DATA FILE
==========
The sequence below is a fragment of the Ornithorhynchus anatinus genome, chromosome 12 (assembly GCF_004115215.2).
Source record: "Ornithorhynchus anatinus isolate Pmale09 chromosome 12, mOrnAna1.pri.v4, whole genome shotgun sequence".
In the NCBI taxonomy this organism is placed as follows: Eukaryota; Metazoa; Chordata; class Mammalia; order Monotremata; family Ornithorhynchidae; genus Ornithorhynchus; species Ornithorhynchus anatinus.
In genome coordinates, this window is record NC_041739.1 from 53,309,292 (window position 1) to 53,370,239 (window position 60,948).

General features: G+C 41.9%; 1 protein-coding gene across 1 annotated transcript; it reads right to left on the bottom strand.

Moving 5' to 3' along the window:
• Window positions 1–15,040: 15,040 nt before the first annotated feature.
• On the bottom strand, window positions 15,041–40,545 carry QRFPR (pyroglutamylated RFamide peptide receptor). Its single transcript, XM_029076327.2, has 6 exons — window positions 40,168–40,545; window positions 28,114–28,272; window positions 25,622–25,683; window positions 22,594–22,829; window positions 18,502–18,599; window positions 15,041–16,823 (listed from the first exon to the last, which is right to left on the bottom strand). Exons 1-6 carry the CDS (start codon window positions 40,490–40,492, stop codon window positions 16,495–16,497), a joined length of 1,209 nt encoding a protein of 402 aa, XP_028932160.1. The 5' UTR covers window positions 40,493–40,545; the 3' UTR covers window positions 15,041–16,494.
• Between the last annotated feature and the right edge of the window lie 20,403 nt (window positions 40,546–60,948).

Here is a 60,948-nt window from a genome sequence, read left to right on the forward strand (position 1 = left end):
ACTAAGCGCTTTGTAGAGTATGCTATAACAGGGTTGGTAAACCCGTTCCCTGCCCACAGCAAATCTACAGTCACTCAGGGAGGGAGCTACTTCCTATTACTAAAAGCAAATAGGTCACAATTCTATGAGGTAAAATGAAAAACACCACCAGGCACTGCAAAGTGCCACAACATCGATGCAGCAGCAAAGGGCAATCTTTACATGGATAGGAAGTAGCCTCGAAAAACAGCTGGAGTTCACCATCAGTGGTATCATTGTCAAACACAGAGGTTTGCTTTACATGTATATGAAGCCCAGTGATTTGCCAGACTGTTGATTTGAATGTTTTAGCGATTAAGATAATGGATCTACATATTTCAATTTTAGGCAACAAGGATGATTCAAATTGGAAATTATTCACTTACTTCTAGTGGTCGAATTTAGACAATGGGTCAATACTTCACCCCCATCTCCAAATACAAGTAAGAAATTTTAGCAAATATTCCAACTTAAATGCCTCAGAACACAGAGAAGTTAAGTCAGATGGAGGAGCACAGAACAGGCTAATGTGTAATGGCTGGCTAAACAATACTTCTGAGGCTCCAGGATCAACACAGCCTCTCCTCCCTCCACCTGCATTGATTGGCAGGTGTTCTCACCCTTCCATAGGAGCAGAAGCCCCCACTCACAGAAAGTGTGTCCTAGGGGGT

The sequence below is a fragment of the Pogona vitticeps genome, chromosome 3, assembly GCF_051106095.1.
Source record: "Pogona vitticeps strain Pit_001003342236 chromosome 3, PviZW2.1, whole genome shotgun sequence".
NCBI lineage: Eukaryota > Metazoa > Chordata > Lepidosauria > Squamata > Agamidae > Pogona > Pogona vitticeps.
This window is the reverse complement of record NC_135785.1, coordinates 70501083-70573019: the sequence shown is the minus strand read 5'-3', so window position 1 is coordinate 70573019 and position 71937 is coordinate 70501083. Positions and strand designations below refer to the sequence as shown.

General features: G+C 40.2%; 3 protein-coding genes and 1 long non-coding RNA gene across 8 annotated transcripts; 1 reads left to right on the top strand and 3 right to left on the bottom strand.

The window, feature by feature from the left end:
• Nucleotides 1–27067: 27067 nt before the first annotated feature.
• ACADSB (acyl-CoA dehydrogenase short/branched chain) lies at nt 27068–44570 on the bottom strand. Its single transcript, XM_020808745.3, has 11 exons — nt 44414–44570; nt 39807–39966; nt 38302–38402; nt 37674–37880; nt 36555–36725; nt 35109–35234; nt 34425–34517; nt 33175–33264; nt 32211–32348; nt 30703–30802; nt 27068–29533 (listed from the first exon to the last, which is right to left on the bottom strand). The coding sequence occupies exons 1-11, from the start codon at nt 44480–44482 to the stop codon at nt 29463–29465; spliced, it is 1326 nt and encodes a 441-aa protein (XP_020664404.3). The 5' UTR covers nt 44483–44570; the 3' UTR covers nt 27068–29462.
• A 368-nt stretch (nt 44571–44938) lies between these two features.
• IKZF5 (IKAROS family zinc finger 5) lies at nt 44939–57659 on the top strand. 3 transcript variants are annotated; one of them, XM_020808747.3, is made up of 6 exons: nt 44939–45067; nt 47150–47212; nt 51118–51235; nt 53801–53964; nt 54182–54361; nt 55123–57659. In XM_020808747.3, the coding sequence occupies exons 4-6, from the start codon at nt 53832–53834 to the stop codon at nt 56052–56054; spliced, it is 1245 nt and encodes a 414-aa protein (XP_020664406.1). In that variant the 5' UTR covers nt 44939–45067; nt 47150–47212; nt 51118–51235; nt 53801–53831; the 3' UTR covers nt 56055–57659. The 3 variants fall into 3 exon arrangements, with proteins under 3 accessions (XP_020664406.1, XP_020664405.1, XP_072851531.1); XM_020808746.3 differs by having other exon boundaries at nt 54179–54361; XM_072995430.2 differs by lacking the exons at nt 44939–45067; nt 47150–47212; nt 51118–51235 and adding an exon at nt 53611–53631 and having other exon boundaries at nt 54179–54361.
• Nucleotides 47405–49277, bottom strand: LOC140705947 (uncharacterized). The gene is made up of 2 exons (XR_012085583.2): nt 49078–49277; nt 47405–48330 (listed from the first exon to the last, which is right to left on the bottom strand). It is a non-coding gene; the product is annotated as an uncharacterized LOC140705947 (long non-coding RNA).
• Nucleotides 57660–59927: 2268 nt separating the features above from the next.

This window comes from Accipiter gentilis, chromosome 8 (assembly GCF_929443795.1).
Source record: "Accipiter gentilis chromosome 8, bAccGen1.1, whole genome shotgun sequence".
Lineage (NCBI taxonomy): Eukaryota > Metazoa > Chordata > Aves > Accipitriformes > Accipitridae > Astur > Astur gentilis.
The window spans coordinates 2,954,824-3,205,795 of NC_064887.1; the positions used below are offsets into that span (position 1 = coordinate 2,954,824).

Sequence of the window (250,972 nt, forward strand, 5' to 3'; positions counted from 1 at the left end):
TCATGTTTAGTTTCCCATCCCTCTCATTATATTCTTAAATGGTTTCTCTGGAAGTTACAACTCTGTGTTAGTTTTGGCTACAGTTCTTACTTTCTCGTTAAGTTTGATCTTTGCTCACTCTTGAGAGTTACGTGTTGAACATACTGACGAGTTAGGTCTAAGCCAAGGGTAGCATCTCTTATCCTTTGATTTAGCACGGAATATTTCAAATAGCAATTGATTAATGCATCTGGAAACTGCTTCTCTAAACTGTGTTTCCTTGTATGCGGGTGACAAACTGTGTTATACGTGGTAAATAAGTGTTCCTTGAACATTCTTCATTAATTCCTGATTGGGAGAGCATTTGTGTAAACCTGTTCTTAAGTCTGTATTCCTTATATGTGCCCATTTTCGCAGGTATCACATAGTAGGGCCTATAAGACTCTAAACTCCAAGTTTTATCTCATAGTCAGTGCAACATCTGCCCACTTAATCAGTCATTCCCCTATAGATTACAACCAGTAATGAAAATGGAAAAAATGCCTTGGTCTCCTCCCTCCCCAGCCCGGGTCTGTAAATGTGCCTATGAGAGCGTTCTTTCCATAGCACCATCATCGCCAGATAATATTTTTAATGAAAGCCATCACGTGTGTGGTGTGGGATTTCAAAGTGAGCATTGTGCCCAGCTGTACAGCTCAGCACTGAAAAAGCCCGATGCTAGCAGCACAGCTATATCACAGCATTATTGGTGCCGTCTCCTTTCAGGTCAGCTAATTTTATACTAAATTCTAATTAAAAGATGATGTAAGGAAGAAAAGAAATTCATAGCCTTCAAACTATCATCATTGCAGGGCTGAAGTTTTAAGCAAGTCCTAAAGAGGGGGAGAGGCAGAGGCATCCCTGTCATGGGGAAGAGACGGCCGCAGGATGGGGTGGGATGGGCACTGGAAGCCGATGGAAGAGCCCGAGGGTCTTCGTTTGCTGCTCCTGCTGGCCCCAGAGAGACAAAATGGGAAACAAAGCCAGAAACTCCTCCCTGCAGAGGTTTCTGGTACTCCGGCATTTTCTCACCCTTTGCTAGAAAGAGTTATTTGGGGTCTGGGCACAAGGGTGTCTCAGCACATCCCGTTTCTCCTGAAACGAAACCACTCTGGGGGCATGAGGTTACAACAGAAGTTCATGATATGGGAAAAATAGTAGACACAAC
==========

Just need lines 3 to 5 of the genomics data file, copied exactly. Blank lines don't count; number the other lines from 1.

In the NCBI taxonomy this organism is placed as follows: Eukaryota; Metazoa; Chordata; class Mammalia; order Monotremata; family Ornithorhynchidae; genus Ornithorhynchus; species Ornithorhynchus anatinus.
In genome coordinates, this window is record NC_041739.1 from 53,309,292 (window position 1) to 53,370,239 (window position 60,948).

General features: G+C 41.9%; 1 protein-coding gene across 1 annotated transcript; it reads right to left on the bottom strand.